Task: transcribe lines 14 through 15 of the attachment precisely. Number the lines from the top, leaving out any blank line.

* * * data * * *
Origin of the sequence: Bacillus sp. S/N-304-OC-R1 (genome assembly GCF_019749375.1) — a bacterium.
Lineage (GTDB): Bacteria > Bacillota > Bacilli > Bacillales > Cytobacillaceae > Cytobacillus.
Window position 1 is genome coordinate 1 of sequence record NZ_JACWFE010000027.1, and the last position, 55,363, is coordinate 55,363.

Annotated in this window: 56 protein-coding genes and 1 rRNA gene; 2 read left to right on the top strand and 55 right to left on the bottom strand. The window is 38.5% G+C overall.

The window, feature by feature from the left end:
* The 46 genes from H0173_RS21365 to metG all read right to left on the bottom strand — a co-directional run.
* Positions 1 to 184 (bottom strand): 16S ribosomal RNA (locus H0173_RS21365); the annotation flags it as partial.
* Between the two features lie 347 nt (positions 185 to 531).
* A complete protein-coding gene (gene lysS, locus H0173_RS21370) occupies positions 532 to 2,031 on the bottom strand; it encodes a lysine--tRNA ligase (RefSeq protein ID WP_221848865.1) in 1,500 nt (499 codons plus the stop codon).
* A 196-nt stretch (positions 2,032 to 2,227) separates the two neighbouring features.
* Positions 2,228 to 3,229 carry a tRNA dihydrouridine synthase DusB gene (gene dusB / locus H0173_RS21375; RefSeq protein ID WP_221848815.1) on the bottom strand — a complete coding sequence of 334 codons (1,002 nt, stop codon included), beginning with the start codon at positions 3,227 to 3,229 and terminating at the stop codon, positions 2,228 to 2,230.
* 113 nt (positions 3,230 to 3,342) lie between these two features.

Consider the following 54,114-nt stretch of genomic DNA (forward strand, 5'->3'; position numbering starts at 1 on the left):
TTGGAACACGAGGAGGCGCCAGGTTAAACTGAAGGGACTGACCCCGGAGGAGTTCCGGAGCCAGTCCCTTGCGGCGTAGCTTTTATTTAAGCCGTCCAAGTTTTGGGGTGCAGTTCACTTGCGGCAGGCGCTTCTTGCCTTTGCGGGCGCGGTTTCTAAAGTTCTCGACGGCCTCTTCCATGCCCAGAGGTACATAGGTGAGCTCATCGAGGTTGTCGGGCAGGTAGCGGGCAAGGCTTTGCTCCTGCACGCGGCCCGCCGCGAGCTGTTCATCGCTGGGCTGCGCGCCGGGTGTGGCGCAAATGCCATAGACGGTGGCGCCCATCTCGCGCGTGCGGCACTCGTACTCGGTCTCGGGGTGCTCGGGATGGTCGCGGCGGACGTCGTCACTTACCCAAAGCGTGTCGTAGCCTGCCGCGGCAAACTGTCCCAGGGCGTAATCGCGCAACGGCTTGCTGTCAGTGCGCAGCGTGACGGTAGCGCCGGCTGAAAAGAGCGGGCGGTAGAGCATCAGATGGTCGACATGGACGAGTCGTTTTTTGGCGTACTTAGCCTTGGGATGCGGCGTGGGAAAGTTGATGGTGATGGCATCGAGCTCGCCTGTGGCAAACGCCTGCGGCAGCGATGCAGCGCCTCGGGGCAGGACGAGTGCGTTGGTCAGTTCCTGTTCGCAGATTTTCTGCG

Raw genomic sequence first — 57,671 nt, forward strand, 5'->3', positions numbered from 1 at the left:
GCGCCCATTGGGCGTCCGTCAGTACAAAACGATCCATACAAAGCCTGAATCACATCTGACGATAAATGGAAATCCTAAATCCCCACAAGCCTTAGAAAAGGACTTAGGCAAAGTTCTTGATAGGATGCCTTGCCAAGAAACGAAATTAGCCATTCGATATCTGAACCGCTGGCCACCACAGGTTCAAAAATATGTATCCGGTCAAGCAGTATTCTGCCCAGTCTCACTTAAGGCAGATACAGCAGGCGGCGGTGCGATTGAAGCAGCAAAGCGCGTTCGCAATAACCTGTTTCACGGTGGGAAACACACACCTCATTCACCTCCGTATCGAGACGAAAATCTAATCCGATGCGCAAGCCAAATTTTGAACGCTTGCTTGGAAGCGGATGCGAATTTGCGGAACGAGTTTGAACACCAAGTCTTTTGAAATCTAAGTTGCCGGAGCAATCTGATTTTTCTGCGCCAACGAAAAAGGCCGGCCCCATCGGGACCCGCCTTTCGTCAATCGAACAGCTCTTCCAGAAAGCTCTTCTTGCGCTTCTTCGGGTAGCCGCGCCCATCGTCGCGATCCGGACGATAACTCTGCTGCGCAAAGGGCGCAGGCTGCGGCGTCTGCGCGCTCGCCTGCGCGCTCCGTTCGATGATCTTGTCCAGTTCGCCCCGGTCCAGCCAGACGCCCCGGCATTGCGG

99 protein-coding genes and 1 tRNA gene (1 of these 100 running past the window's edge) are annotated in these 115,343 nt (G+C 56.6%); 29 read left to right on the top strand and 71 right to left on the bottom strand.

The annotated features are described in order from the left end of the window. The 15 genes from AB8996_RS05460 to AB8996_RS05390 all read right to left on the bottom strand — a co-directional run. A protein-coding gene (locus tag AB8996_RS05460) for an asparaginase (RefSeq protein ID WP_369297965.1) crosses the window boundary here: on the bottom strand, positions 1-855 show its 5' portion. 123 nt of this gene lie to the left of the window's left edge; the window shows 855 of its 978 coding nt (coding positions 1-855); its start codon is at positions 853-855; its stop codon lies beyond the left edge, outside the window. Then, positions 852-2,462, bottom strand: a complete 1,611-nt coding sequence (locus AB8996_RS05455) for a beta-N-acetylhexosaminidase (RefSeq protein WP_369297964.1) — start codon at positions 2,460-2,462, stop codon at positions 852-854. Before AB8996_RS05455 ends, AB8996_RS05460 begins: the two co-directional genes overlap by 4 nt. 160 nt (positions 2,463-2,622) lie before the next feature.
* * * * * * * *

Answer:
TTGGAACACGAGGAGGCGCCAGGTTAAACTGAAGGGACTGACCCCGGAGGAGTTCCGGAGCCAGTCCCTTGCGGCGTAGCTTTTATTTAAGCCGTCCAAGTTTTGGGGTGCAGTTCACTTGCGGCAGGCGCTTCTTGCCTTTGCGGGCGCGGTTTCTAAAGTTCTCGACGGCCTCTTCCATGCCCAGAGGTACATAGGTGAGCTCATCGAGGTTGTCGGGCAGGTAGCGGGCAAGGCTTTGCTCCTGCACGCGGCCCGCCGCGAGCTGTTCATCGCTGGGCTGCGCGCCGGGTGTGGCGCAAATGCCATAGACGGTGGCGCCCATCTCGCGCGTGCGGCACTCGTACTCGGTCTCGGGGTGCTCGGGATGGTCGCGGCGGACGTCGTCACTTACCCAAAGCGTGTCGTAGCCTGCCGCGGCAAACTGTCCCAGGGCGTAATCGCGCAACGGCTTGCTGTCAGTGCGCAGCGTGACGGTAGCGCCGGCTGAAAAGAGCGGGCGGTAGAGCATCAGATGGTCGACATGGACGAGTCGTTTTTTGGCGTACTTAGCCTTGGGATGCGGCGTGGGAAAGTTGATGGTGATGGCATCGAGCTCGCCTGTGGCAAACGCCTGCGGCAGCGATGCAGCGCCTCGGGGCAGGACGAGTGCGTTGGTCAGTTCCTGTTCGCAGATTTTCTGCG

Raw genomic sequence first — 57,671 nt, forward strand, 5'->3', positions numbered from 1 at the left: